That’s one of the main roles of the leader of a very effective leader when you can empower, influence and inspire others by building community. That’s required to really gain satisfaction from the collective accomplishments of a team, of a community, and to be able to have that positive impact on the community. Really the way I think about leadership, and this is an example provided by a very well-known conductor, Benjamin Sander, that he described his role as conductor, which is really the way I see the role of a leader. When you have an orchestra and you are the conductor, if you think about it, the conductor is the only individual who would not produce a sound. At the end of the day, the orchestra is there to create music and a beautiful melody, but the conductor in a way could be irrelevant because it’s not generating any type of sound.

You think about the role of the conductor, the main thing, and really the only thing, that a conductor should do is to really help each of the musicians to be the best that they can be and be in alignment with the piece that they are going to produce, with the tempo and what the expectations will be for that piece. I think a lot about leadership along the same ways, that as leader, the main role that I have is that I empower others to be their best in alignment with the priorities for the institution.

Jay Lemons:

Thank you. But of course, Montse would use Benjamin Zander. Art of Possibility is absolutely one of my favorite texts about leadership.

Montserrat Fuentes:

Mine too.

Jay Lemons:

That’s special. Another one of the science of leadership is Rosabeth Moss Kanter, and she says leadership is not a solo act, using the musical metaphor. It’s duets and trios and quartets and small ensembles. That is so true and it takes me to the creation of teams and leadership teams. What do you look for in those people who are part of the presidency along with you at St. Edwards?

Montserrat Fuentes:

Certainly I always want to make sure that they have the skills, competencies that are needed for the different operations that they will have to lead, but the most important thing is what I call the AAA, which is alignment, action, and accountability. With a team, you need to be able to … each one of the individuals of the team would need to be able to be in alignment again with the priorities and the goals and the mission and vision of the institution, working together in alignment that is not about just each one of them, but working together to really be able to advance the institution. That alignment is critical and it needs to be followed by action. Looking for individuals that are solution oriented type of mindset, that they are problem solvers, that they are able to just walk the talk that put the different initiatives into action.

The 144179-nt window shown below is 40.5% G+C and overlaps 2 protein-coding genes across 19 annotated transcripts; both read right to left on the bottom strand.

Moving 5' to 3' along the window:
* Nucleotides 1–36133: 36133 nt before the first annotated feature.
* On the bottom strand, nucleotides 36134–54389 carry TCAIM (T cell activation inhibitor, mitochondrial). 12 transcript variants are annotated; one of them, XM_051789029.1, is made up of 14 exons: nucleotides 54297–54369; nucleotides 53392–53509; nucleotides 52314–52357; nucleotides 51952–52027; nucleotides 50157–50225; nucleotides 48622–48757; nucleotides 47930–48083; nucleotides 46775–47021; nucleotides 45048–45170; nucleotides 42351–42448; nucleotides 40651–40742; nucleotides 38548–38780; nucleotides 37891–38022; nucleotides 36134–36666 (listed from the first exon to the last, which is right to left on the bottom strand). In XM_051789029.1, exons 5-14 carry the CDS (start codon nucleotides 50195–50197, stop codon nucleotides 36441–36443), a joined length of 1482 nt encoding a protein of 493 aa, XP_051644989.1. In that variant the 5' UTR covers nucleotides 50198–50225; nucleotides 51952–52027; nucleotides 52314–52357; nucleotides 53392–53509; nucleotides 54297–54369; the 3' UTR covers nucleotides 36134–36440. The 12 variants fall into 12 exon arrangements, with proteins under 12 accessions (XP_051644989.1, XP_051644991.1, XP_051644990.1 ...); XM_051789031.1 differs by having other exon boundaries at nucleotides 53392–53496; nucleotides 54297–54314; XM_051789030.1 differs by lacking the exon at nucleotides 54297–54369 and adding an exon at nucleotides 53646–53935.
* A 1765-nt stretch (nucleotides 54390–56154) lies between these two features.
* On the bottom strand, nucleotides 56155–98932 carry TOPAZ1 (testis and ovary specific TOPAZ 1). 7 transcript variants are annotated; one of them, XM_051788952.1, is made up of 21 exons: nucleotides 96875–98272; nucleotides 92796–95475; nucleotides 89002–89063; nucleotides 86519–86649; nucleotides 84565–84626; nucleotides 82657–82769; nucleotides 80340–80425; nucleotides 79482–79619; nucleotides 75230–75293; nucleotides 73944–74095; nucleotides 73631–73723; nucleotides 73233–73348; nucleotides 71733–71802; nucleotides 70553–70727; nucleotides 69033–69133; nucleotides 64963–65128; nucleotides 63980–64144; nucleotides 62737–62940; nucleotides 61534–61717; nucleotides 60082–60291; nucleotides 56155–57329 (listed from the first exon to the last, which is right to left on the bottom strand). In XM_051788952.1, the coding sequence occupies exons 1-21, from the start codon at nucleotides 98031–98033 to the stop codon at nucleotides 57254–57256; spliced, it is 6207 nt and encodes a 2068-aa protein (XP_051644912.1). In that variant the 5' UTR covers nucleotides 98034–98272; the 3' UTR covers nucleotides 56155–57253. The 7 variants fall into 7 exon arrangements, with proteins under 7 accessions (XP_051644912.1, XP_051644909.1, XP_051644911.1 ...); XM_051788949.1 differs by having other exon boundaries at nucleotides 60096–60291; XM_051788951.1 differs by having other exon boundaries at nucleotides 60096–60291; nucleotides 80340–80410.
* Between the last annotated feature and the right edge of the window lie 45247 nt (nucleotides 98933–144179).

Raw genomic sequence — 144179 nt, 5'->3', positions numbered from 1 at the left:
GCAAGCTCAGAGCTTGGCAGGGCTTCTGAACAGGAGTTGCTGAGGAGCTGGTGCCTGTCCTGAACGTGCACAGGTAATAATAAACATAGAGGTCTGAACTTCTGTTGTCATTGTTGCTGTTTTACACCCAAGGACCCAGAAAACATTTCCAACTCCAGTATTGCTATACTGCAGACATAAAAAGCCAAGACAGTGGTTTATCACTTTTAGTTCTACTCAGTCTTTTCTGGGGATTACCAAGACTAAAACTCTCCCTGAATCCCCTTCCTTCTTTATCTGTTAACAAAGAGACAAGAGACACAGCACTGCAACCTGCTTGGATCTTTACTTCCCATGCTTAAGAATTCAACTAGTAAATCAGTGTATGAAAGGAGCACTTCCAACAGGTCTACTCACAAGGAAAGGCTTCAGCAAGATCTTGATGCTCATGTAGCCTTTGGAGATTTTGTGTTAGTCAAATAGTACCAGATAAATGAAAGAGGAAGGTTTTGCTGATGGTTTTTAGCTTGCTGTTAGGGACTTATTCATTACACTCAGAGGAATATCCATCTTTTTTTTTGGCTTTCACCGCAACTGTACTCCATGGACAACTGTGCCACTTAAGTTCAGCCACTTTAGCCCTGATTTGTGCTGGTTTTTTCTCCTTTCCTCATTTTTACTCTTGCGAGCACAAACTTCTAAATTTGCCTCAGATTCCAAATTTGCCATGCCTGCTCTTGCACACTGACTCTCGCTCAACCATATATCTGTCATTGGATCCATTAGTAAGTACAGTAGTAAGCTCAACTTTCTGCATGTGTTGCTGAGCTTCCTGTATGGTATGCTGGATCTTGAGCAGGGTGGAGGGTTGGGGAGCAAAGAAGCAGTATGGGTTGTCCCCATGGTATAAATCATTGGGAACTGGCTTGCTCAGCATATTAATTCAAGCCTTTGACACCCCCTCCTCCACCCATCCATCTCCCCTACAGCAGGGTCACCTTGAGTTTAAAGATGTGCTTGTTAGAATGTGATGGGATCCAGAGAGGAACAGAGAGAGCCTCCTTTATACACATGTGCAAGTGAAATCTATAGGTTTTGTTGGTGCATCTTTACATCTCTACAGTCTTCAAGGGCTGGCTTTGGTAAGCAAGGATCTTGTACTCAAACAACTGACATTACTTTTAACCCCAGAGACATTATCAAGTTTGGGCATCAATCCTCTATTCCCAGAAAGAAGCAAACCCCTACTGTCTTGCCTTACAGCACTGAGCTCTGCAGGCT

Then the final A, the accountability. Taking accountability and being also humble and accepting when we didn’t really deliver on what it was expected, but we have put all the effort together and operating with transparency. In the team, I always emphasize again the alignment, action, and accountability and a spirit of always trying to continue to learn because in particular, if we are in higher education, we continue to evolve. That agility in being able to learn and acquire knowledge and advancing is also critical.

Jay Lemons:

Amen. You just added a fourth A there. That’s good. That is good. When we think about the audience that are out there that are interested in this podcast, I go to AALI and its commitment to growing the next generation of leaders and really welcome the opportunity to hear from persons like you, what your advice is for new leaders or those who aspire or think about the possibility of leadership positions.

Montserrat Fuentes:

I think it’s always important to know your why, to have an authentic purpose, because the stakes are so high. It shouldn’t be about power of the title, of being the president’s office, CEO. It really should be an authentic, genuine desire to really make a difference because that’s what it brings ultimately is an stability. Authenticity and purpose, to me that’s critical for long-term stability and success. Certainly the resilience, the effort to continue to learn and being able to embrace opportunities, but to me, what is also critical beyond the authenticity is bringing hope. There are always challenges, always, but there are also a lot of possibilities.

To me, one of the most important things that I could do as leaders is to continue having that hope alive every day. For that, you had to get a lot of joy from what you do. I always say that I never ever have a bad day. I cannot have a bad day. I’m here with the students. Challenges? Yes. Plenty every day. But a bad day, never. It’s important that you really are able to find that joy and never lose it from what you do with an authentic purpose and commitment.

Jay Lemons:

Wonderful, wonderful. I hear an important plea towards mindset and attitude and the place of optimism. I don’t have bad days. I have days where I have more challenges. That’s valuable.

Montserrat Fuentes:

But it matters. You had to really bring hope to the community, keeping them together, and they’re looking at you. If you only have challenges on bad day, it does impact them morale.